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Thumb Typing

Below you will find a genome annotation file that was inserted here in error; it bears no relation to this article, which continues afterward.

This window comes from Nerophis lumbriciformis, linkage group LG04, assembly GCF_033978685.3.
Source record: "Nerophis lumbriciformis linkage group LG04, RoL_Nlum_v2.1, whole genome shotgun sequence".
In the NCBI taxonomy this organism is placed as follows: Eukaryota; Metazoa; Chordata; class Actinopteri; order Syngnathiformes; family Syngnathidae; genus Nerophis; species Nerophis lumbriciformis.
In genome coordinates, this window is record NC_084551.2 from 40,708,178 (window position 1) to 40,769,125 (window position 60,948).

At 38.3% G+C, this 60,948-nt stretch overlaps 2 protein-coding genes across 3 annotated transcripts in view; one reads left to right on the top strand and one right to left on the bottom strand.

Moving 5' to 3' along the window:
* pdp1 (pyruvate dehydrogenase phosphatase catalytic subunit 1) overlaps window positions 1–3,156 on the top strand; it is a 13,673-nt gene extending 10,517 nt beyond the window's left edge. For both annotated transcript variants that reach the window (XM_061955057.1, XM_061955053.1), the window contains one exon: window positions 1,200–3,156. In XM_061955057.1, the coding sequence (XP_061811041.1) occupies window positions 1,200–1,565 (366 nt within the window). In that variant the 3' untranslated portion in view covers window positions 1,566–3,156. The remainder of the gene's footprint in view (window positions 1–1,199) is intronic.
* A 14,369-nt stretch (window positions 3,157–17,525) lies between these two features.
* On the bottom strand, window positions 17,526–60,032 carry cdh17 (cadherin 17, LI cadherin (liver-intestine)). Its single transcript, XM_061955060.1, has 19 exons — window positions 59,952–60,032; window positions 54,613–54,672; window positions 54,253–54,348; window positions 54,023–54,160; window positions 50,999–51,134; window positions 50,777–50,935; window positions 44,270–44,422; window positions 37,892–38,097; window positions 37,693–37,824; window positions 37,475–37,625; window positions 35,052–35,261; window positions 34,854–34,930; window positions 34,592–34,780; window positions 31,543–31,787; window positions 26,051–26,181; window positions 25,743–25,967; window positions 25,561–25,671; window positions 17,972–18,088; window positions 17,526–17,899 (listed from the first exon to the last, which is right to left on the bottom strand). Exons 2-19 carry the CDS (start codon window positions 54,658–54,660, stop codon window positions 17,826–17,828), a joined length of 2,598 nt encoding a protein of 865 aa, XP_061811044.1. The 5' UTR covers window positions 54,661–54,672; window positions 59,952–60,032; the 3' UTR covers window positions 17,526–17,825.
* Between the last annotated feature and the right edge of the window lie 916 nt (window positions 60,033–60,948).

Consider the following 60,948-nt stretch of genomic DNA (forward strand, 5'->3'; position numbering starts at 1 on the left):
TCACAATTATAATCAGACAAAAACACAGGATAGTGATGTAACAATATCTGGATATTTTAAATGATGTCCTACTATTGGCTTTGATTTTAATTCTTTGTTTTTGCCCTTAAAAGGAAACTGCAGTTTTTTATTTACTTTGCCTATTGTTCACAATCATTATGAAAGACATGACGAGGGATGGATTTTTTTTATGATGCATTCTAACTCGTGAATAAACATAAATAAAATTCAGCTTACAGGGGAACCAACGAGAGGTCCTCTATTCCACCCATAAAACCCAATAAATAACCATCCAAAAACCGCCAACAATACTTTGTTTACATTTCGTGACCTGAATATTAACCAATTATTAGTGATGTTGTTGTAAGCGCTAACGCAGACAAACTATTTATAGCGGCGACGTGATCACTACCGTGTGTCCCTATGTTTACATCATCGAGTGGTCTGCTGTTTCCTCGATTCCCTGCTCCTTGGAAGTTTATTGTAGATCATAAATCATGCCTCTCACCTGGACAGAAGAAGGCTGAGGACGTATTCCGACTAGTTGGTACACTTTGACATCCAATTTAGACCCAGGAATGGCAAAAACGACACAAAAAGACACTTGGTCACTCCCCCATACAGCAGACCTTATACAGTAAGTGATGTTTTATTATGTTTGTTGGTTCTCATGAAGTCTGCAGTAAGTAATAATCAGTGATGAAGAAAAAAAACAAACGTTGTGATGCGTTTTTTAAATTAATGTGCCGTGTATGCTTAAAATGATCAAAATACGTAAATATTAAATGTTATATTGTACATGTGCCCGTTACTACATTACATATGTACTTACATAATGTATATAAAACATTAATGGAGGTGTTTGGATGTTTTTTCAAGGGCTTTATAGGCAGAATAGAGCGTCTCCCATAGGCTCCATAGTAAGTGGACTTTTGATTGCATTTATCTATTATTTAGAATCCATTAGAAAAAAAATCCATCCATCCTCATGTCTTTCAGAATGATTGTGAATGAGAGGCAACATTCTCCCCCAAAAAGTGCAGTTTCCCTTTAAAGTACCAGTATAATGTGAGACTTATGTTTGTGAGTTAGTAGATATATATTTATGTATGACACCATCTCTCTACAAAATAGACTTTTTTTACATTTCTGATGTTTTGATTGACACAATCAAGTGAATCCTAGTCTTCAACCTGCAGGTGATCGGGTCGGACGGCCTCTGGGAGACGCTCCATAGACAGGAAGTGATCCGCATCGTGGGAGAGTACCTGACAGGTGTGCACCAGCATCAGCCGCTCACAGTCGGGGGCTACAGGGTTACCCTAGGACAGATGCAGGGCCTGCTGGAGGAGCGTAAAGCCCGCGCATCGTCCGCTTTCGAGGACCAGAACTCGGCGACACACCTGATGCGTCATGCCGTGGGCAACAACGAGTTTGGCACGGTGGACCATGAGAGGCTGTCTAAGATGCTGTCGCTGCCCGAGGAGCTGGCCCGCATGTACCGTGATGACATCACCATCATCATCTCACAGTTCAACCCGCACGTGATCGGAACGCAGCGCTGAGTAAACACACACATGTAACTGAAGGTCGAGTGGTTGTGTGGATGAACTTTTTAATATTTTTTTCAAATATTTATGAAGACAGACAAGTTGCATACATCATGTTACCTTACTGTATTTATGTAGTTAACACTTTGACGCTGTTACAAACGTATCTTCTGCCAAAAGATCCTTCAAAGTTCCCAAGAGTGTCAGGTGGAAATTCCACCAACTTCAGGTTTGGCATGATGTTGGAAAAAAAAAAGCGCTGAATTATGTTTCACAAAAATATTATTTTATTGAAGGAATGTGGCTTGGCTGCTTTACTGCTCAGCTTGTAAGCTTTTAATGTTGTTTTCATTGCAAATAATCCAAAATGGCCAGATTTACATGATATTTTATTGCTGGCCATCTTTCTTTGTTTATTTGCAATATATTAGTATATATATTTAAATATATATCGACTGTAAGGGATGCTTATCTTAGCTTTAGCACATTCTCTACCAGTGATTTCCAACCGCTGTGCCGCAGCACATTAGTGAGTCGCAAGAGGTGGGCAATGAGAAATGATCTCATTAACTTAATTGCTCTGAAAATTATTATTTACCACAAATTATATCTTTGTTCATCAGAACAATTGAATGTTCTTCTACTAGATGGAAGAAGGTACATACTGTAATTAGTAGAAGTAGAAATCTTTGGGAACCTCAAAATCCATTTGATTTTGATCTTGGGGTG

As computers blend into our environment and even our clothing, entering data into them gets tricky. Carsten Mehring, a mechanical engineer at the University of California, Irvine, has come up with a device that turns your hands into a qwerty-style keyboard. Mehring’s device uses six conductive contacts on each thumb-three on the front and three on the back-to represent a keyboard’s three lettered rows. Contacts on the tips of the remaining eight fingers represent its columns. Touching the right index finger to the middle contact on the front of the right thumb, for instance, generates a j. The top contact on the thumb yields a u, while the middle contact on the back of the thumb would produce an h. Mehring says the similarity to typing makes his input device easier to master than others that require an entirely different set of motions. He has applied for a patent and hopes to market a product by year-end.

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